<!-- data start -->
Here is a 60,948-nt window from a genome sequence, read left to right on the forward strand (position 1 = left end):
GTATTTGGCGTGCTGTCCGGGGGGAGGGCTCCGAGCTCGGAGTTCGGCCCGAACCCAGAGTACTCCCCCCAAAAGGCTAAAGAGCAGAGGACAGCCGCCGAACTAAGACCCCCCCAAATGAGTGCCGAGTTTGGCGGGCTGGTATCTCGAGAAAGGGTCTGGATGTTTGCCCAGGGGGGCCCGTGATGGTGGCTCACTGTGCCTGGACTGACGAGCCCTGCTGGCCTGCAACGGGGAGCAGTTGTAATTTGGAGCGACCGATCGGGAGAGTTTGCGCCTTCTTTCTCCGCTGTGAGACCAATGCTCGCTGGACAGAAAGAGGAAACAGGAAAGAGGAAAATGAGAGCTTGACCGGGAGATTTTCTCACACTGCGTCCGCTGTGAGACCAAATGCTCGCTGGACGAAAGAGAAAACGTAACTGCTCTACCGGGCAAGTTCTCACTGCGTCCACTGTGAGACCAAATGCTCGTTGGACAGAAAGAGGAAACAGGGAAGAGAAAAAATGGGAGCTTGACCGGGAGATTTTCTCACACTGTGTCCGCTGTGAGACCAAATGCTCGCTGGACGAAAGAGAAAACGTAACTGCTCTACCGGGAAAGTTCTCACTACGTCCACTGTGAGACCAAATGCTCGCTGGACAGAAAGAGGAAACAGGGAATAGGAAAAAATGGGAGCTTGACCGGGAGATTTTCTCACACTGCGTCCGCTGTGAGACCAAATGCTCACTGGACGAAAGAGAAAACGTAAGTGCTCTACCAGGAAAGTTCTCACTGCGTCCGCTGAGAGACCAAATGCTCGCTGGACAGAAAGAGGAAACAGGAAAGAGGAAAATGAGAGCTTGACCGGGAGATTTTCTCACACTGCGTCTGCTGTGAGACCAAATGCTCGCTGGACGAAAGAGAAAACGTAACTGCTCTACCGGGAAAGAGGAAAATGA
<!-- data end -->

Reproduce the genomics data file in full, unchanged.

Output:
Here is a 60,948-nt window from a genome sequence, read left to right on the forward strand (position 1 = left end):
GTATTTGGCGTGCTGTCCGGGGGGAGGGCTCCGAGCTCGGAGTTCGGCCCGAACCCAGAGTACTCCCCCCAAAAGGCTAAAGAGCAGAGGACAGCCGCCGAACTAAGACCCCCCCAAATGAGTGCCGAGTTTGGCGGGCTGGTATCTCGAGAAAGGGTCTGGATGTTTGCCCAGGGGGGCCCGTGATGGTGGCTCACTGTGCCTGGACTGACGAGCCCTGCTGGCCTGCAACGGGGAGCAGTTGTAATTTGGAGCGACCGATCGGGAGAGTTTGCGCCTTCTTTCTCCGCTGTGAGACCAATGCTCGCTGGACAGAAAGAGGAAACAGGAAAGAGGAAAATGAGAGCTTGACCGGGAGATTTTCTCACACTGCGTCCGCTGTGAGACCAAATGCTCGCTGGACGAAAGAGAAAACGTAACTGCTCTACCGGGCAAGTTCTCACTGCGTCCACTGTGAGACCAAATGCTCGTTGGACAGAAAGAGGAAACAGGGAAGAGAAAAAATGGGAGCTTGACCGGGAGATTTTCTCACACTGTGTCCGCTGTGAGACCAAATGCTCGCTGGACGAAAGAGAAAACGTAACTGCTCTACCGGGAAAGTTCTCACTACGTCCACTGTGAGACCAAATGCTCGCTGGACAGAAAGAGGAAACAGGGAATAGGAAAAAATGGGAGCTTGACCGGGAGATTTTCTCACACTGCGTCCGCTGTGAGACCAAATGCTCACTGGACGAAAGAGAAAACGTAAGTGCTCTACCAGGAAAGTTCTCACTGCGTCCGCTGAGAGACCAAATGCTCGCTGGACAGAAAGAGGAAACAGGAAAGAGGAAAATGAGAGCTTGACCGGGAGATTTTCTCACACTGCGTCTGCTGTGAGACCAAATGCTCGCTGGACGAAAGAGAAAACGTAACTGCTCTACCGGGAAAGAGGAAAATGA